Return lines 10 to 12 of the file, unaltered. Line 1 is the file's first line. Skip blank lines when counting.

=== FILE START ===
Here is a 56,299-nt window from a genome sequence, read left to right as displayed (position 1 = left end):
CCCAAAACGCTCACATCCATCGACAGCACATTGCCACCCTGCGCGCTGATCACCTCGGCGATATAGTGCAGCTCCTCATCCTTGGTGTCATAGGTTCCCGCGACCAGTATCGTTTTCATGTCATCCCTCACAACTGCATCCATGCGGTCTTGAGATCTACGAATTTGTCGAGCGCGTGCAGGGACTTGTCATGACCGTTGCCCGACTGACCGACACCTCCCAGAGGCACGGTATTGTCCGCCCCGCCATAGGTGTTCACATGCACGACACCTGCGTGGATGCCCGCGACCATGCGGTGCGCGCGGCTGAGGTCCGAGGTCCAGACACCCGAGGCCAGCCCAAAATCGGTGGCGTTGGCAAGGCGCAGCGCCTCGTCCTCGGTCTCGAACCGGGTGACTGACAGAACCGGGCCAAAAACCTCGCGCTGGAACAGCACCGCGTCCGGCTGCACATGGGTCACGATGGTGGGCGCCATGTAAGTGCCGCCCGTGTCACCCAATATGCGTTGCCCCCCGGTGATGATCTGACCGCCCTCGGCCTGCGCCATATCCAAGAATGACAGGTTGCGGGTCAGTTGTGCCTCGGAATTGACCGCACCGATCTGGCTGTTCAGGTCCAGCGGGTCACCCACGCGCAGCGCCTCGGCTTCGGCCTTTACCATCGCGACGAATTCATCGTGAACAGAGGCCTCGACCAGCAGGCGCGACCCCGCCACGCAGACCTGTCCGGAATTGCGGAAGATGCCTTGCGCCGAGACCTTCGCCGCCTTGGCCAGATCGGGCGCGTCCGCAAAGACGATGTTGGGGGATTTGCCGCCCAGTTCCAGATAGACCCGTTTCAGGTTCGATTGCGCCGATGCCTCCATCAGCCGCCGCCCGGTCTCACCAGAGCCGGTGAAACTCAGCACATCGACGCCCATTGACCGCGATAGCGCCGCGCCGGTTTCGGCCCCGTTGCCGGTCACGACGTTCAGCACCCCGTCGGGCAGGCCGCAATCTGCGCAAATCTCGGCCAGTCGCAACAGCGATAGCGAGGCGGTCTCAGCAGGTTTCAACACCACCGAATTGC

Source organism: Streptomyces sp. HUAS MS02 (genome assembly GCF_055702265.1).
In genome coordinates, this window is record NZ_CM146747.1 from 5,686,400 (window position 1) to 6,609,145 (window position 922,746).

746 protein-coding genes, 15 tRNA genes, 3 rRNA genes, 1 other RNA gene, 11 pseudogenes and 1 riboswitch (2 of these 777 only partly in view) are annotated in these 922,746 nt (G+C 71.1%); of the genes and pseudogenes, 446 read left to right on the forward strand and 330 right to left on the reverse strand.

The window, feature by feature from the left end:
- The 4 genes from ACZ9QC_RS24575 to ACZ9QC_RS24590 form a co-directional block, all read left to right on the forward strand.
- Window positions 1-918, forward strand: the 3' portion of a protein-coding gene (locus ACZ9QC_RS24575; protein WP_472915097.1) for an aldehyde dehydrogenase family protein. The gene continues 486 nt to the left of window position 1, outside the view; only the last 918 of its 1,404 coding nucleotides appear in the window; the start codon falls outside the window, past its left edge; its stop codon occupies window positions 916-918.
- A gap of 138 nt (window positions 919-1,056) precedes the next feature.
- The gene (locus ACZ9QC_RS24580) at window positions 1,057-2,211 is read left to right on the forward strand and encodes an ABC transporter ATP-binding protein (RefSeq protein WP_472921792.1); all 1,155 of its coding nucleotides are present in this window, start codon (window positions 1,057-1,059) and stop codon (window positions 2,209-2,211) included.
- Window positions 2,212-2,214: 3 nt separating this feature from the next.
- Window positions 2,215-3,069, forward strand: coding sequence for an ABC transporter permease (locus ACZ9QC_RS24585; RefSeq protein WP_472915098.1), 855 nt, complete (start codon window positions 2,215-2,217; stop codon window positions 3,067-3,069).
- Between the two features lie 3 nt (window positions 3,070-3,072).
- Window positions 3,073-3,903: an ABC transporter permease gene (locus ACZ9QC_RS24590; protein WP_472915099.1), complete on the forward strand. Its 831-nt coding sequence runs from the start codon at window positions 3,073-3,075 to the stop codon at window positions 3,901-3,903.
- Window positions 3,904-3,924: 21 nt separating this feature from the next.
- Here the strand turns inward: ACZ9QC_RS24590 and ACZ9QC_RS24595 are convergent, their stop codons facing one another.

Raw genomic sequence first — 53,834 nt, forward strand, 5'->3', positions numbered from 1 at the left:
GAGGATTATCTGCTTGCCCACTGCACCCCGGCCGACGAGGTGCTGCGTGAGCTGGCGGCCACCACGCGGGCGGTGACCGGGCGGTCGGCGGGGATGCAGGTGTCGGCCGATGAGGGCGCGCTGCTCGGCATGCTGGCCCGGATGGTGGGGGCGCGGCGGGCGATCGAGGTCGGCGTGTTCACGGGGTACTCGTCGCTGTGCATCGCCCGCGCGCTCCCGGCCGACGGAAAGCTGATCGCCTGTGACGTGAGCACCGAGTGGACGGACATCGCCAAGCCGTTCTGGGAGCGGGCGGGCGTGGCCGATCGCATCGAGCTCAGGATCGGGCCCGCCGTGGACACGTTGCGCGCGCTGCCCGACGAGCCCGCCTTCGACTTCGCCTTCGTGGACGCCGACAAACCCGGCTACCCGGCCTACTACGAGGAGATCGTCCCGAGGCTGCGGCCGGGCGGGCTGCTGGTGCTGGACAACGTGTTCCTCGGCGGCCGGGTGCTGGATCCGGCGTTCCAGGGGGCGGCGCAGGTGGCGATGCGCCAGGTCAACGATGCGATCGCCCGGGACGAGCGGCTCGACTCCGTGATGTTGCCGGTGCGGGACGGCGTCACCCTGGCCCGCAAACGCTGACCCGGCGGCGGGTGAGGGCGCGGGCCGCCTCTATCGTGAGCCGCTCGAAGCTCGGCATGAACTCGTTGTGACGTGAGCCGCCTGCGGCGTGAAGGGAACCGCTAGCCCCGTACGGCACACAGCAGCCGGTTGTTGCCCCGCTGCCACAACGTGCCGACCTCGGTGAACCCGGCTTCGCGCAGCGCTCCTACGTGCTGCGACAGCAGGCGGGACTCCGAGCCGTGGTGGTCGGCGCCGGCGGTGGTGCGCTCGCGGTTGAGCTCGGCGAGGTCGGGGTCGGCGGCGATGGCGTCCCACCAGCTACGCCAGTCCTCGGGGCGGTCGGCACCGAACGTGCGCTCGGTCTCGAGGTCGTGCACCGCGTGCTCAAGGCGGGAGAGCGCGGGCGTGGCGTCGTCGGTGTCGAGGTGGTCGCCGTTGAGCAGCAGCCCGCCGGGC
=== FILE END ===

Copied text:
- The gene (locus ACZ9QC_RS24580) at window positions 1,057-2,211 is read left to right on the forward strand and encodes an ABC transporter ATP-binding protein (RefSeq protein WP_472921792.1); all 1,155 of its coding nucleotides are present in this window, start codon (window positions 1,057-1,059) and stop codon (window positions 2,209-2,211) included.
- Window positions 2,212-2,214: 3 nt separating this feature from the next.
- Window positions 2,215-3,069, forward strand: coding sequence for an ABC transporter permease (locus ACZ9QC_RS24585; RefSeq protein WP_472915098.1), 855 nt, complete (start codon window positions 2,215-2,217; stop codon window positions 3,067-3,069).